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Location: Lummi Island, Washington
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Two Exquisite, Antique, Nineteenth Century Cabochon Cut Hand Faceted Genuine Natural Scottish Smoky Quartz Oval Semi-Precious Gemstones.
CLASSIFICATION: Cabochon Cut Scottish Smoky Quartz.
ORIGIN: Mount Cairngorm, Scotland. Handcut in or near Yekaterinburg, Russia. 19th Century.
SIZE: Length: 10mm. Width: 8mm. Thickness: 4mm.
WEIGHT: 5.45 carats (the pair).
NOTES: Upon request we can set your gemstones as a ring, pendant, or as earrings (click here for more information).
DETAIL: Smoky quartz from Mount Cairngorm, Scotland, known as "cairngorm", and since ancient times has been a favorite ornamental gemstone. Smoky quartz was very popular with the ancient Romans, who often used the stone for carving intaglio seals. Much of the smoky quartz in the classical Mediterranean World came from the Swiss Alps. Fragments of smoky quartz vases have been uncovered in the excavations of ancient Babylonian Ur. Cairngorm is also the national gemstone of Scotland and has been considered a sacred stone for millennia, a belief dating back to the Druids. The Celtic population of the British called smoky quartz they mined in the Cairngorm Mountains of the Scottish highlands “morion”, and the yellow-brown to gray-brown crystals mined there “cairngorm” . For centuries Smoky Quartz has also been commonly set into the pommel of the Scottish dirk, or “black dagger”, a long dagger with a straight blade that is a prerequisite of Highland costume.
Here are two richly colored, antique, hand faceted, very uncommon semi-precious gemstones from Victorian-era Scotland, specifically Mount Cairngorm. Very popular in 18th and 19th century Victorian Scotland, these gemstones are known either as “Smoky” or “Cairngorm” Quartz. Generally “crystal” clear, the smoky tone is caused by the natural radiation emanating from granite stone the quartz is exposed to while buried in the earth. These are two very handsome gemstones, completely transparent, with beautiful sparkle and luster. They are exceptionally clean, water clear, and possess gorgeous smoky brown color. These particular gemstones were hand cut and faceted into somewhat coarse cabochons, an old fashioned cut reflecting their heritage, by a 19th century Russian artisan, part of an heritage renown for the production of the elaborate gemstones and jewelry of the Czars of Medieval, Renaissance, and Victorian Russia.
Under magnification the gemstones show the unmistakable characteristics of having been hand crafted. The coarseness of the 19th century finish is considered appealing to most gemstone collectors, and is not considered a detriment, or detract from the value of a gemstone. These characteristics are not only expected of hand-finished gemstones, most serious collectors consider such gemstones more desirable, possessed of greater character and uniqueness when compared to today's cookie-cutter mass-produced machine-faceted gemstones Unlike today’s computer controlled machine produced gemstones that approach flawlessness in a perfect finish, the cut and finish of handcrafted gemstones such as these are the legacy of an artisan who lived two centuries ago.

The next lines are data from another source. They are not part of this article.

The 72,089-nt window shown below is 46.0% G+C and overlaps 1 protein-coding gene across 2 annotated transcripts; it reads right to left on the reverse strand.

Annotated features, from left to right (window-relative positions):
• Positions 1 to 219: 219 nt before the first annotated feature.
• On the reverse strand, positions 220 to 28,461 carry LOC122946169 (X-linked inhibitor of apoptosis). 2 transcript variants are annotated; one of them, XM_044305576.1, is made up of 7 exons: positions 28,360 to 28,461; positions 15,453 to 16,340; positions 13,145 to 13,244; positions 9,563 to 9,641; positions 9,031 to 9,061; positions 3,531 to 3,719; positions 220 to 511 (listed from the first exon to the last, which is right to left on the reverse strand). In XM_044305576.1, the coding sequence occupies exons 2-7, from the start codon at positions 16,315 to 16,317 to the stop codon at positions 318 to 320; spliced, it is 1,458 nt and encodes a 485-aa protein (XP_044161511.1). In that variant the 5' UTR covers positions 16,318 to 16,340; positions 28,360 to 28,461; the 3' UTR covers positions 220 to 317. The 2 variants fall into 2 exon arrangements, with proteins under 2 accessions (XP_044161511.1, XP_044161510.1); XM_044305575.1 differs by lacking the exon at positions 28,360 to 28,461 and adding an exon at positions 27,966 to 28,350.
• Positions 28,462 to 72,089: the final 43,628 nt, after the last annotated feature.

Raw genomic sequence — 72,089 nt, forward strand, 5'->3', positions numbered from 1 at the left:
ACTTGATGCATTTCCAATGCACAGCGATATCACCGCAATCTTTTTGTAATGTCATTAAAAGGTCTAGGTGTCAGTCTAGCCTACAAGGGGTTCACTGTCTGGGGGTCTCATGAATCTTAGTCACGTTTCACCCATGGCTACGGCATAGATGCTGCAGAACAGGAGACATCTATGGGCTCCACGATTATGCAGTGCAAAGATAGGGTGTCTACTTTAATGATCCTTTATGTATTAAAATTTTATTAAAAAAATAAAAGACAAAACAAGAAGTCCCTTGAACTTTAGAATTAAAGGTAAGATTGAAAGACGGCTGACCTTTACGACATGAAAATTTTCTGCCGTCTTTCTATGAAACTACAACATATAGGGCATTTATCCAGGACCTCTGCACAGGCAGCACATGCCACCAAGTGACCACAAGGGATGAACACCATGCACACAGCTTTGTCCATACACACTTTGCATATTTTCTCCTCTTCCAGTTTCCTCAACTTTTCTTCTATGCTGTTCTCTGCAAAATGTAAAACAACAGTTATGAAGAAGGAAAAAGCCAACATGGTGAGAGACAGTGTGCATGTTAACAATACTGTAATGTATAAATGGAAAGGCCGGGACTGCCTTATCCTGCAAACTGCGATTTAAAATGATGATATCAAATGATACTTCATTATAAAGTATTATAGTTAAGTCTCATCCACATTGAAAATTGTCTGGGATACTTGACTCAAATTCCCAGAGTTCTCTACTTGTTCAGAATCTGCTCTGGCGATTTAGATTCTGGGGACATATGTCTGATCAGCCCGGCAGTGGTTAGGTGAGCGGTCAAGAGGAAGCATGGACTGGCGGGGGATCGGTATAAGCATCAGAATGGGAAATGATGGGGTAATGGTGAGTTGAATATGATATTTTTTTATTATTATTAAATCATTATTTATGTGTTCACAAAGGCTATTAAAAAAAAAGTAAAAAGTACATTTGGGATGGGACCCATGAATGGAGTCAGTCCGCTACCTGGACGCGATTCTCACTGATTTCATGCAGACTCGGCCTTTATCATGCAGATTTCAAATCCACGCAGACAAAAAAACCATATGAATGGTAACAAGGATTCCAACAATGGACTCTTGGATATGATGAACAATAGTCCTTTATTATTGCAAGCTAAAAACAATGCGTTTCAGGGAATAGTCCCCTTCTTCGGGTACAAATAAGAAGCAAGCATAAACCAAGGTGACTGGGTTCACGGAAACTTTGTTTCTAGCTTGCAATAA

These gemstones have great luster and sparkle, and to the eye are completely transparent, but one cannot say with absolute certainty that they are absolutely flawless. True, the blemishes they possess are not visible to the naked eye, and the gemstones can be characterized at a minimum, to use trade jargon, as "eye clean". To the eye they are indeed flawless; however magnified many times over as they are here, you might be able to pick out one or two slight blemishes within the gemstones, barely perceptible even at such high magnification. Of course the same may said about almost any natural gemstone. An absolutely flawless gemstone simply is not the rule in nature. Most absolutely flawless gemstones will upon close examination be revealed to be synthetic. You might also notice under magnification occasional irregularities in the cut and finish.
Naturally these characteristics are not only expected of hand-finished gemstones, you must also consider that two centuries ago the mining techniques even theoretically possible, let alone commonly practiced, did not allow the ultra deep mining operations which are so commonplace today. Keep in mind that two centuries ago mankind was more or less limited to surface deposits or near surface deposits of gemstones. Higher quality gemstones which today are routinely mined from beneath hundreds of meters, even kilometers beneath the earth's surface, were simply inaccessible then.
For these reasons antique gemstones must be appreciated as antiques first, gemstones second. The relatively superlative quality of contemporary gemstones routinely mined from deep beneath the earth's surface today were simply not accessible two centuries ago, or at least, only rarely so. But for most, the unique nature and character of these antique gemstones more than makes up for the blemishes found within the gemstones, as well as the cutting irregularities common to handcrafted gemstones, all of which are by and large are only visible under magnification.